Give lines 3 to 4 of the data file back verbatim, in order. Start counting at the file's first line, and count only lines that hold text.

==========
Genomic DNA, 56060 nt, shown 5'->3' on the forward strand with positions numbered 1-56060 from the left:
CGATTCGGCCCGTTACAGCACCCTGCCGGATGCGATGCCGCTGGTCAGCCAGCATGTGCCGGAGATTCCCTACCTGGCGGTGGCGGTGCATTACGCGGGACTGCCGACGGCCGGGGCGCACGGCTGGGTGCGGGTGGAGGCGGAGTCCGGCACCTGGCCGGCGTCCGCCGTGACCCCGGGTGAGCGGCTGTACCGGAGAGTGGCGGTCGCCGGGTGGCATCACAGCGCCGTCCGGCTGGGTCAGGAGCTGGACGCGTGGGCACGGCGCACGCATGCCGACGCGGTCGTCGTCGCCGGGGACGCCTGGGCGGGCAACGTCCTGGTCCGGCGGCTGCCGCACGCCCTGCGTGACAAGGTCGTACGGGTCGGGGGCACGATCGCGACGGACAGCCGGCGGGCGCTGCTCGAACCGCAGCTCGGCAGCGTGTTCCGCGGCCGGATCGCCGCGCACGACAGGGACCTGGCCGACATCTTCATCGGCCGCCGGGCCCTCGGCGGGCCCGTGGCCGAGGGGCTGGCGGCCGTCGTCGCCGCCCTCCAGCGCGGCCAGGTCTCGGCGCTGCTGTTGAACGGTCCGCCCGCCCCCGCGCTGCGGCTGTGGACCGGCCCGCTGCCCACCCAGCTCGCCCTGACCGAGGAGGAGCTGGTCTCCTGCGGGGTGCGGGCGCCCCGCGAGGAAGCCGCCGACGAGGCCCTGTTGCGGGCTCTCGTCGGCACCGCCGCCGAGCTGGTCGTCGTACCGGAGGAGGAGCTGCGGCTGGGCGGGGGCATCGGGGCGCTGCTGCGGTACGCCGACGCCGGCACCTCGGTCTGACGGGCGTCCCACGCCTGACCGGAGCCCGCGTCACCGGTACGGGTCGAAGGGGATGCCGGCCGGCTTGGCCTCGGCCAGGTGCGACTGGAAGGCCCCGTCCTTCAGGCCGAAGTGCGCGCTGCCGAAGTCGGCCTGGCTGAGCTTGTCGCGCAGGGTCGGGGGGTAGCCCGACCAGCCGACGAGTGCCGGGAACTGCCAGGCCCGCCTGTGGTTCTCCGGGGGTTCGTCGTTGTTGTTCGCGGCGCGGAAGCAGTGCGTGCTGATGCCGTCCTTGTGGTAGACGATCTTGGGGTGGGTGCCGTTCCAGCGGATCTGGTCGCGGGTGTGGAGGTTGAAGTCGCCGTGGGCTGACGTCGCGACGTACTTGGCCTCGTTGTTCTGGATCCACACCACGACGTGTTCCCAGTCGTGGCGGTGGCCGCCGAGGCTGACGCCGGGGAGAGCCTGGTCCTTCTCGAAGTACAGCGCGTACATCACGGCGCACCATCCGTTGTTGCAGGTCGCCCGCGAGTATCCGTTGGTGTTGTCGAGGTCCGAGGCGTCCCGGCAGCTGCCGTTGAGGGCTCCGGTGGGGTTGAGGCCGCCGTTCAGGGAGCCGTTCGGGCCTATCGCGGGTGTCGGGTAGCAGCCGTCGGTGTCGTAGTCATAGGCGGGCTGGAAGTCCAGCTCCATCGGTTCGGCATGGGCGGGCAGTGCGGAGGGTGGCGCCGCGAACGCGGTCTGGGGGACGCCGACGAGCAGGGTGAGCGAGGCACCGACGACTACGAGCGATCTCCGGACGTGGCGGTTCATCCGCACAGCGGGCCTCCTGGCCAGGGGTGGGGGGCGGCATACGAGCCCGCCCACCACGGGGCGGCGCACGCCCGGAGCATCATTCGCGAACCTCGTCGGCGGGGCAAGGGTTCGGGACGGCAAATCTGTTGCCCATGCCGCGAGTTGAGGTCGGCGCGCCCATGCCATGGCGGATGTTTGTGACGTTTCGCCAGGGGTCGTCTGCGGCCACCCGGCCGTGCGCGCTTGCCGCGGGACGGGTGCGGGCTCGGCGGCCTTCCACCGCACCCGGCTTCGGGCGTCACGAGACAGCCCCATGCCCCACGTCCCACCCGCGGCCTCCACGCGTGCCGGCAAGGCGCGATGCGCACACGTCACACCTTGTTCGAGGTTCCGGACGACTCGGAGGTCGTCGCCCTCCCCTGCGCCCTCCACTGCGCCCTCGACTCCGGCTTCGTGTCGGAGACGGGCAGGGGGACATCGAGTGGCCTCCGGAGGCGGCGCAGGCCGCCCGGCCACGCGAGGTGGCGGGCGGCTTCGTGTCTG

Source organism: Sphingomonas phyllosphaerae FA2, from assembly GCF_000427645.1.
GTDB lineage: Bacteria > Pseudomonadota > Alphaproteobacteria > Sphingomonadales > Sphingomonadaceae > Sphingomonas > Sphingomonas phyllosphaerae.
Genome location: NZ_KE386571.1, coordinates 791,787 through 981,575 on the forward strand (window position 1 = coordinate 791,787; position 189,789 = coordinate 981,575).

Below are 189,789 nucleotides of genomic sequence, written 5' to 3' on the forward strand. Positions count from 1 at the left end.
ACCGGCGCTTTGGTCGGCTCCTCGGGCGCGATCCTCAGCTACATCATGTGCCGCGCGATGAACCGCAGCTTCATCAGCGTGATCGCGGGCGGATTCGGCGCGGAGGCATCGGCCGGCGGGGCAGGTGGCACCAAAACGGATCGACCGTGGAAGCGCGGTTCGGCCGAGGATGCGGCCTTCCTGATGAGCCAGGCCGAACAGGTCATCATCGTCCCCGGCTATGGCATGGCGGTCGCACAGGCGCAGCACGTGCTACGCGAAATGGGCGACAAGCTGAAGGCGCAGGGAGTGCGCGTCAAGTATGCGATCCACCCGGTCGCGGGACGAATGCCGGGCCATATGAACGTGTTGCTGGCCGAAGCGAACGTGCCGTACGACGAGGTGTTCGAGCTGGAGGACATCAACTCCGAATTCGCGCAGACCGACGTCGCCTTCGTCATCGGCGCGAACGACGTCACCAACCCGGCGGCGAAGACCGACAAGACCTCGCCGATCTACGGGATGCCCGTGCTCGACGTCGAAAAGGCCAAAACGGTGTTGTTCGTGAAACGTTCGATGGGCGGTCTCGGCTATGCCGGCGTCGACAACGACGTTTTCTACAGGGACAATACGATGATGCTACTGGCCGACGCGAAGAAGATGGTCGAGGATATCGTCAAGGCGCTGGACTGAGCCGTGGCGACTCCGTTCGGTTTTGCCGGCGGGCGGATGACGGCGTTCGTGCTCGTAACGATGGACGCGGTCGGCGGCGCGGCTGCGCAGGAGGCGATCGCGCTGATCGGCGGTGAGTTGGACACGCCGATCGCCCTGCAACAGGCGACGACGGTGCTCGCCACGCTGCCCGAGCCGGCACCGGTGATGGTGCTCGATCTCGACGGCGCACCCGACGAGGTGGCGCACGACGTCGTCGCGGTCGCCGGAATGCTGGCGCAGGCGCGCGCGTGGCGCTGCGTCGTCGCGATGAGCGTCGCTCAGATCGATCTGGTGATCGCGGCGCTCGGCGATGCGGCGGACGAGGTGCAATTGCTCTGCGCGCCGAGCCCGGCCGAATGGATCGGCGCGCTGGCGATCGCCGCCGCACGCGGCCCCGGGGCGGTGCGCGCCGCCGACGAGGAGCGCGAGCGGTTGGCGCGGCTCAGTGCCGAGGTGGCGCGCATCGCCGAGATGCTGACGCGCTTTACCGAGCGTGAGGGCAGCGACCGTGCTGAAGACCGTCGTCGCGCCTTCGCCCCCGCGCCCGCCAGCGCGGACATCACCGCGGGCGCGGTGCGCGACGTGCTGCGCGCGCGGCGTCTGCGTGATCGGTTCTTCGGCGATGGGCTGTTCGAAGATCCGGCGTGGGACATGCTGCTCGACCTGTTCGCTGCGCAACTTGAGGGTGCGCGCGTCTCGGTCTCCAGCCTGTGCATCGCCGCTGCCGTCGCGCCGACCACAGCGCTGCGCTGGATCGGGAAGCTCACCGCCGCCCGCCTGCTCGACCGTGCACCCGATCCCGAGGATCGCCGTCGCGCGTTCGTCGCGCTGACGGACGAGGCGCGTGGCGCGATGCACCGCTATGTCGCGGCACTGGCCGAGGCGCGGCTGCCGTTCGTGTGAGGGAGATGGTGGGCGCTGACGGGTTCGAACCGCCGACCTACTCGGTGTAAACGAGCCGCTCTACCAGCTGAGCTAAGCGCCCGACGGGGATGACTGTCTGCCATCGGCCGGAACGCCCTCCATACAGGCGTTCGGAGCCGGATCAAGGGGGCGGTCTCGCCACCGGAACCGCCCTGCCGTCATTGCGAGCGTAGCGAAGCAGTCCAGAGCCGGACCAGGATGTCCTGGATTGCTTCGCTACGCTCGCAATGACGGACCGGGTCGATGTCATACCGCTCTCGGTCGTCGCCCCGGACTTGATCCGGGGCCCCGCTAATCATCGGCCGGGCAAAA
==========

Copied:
Source organism: Sphingomonas phyllosphaerae FA2, from assembly GCF_000427645.1.
GTDB lineage: Bacteria > Pseudomonadota > Alphaproteobacteria > Sphingomonadales > Sphingomonadaceae > Sphingomonas > Sphingomonas phyllosphaerae.